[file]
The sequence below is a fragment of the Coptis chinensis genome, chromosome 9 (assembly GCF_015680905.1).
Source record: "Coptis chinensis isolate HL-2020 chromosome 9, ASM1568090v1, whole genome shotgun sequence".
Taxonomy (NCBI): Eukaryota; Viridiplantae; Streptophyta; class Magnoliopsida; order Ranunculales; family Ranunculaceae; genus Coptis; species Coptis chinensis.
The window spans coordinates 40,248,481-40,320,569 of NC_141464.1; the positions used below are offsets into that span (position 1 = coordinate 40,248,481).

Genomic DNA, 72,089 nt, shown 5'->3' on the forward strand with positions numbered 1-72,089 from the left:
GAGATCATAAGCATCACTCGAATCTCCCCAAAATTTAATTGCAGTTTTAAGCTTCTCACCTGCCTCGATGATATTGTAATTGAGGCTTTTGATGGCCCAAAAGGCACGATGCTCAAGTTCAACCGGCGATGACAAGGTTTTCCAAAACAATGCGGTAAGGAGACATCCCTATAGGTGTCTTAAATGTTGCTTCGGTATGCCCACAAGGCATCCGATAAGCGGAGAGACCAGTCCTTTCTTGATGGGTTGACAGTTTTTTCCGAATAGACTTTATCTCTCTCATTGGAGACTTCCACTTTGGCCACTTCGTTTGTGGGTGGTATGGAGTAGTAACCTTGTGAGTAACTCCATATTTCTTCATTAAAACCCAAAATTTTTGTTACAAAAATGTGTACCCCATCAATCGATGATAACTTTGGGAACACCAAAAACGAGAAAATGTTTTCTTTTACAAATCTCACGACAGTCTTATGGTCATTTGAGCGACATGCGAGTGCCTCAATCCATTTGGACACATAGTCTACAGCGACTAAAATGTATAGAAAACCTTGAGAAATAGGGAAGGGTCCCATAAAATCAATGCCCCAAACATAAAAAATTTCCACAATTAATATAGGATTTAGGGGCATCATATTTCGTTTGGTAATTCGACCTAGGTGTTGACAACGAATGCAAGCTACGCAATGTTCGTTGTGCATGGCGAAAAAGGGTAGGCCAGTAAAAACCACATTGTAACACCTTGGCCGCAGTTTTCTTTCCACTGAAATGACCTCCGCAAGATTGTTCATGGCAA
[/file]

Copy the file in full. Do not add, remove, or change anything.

The sequence below is a fragment of the Coptis chinensis genome, chromosome 9 (assembly GCF_015680905.1).
Source record: "Coptis chinensis isolate HL-2020 chromosome 9, ASM1568090v1, whole genome shotgun sequence".
Taxonomy (NCBI): Eukaryota; Viridiplantae; Streptophyta; class Magnoliopsida; order Ranunculales; family Ranunculaceae; genus Coptis; species Coptis chinensis.
The window spans coordinates 40,248,481-40,320,569 of NC_141464.1; the positions used below are offsets into that span (position 1 = coordinate 40,248,481).

Genomic DNA, 72,089 nt, shown 5'->3' on the forward strand with positions numbered 1-72,089 from the left:
GAGATCATAAGCATCACTCGAATCTCCCCAAAATTTAATTGCAGTTTTAAGCTTCTCACCTGCCTCGATGATATTGTAATTGAGGCTTTTGATGGCCCAAAAGGCACGATGCTCAAGTTCAACCGGCGATGACAAGGTTTTCCAAAACAATGCGGTAAGGAGACATCCCTATAGGTGTCTTAAATGTTGCTTCGGTATGCCCACAAGGCATCCGATAAGCGGAGAGACCAGTCCTTTCTTGATGGGTTGACAGTTTTTTCCGAATAGACTTTATCTCTCTCATTGGAGACTTCCACTTTGGCCACTTCGTTTGTGGGTGGTATGGAGTAGTAACCTTGTGAGTAACTCCATATTTCTTCATTAAAACCCAAAATTTTTGTTACAAAAATGTGTACCCCATCAATCGATGATAACTTTGGGAACACCAAAAACGAGAAAATGTTTTCTTTTACAAATCTCACGACAGTCTTATGGTCATTTGAGCGACATGCGAGTGCCTCAATCCATTTGGACACATAGTCTACAGCGACTAAAATGTATAGAAAACCTTGAGAAATAGGGAAGGGTCCCATAAAATCAATGCCCCAAACATAAAAAATTTCCACAATTAATATAGGATTTAGGGGCATCATATTTCGTTTGGTAATTCGACCTAGGTGTTGACAACGAATGCAAGCTACGCAATGTTCGTTGTGCATGGCGAAAAAGGGTAGGCCAGTAAAAACCACATTGTAACACCTTGGCCGCAGTTTTCTTTCCACTGAAATGACCTCCGCAAGATTGTTCATGGCAA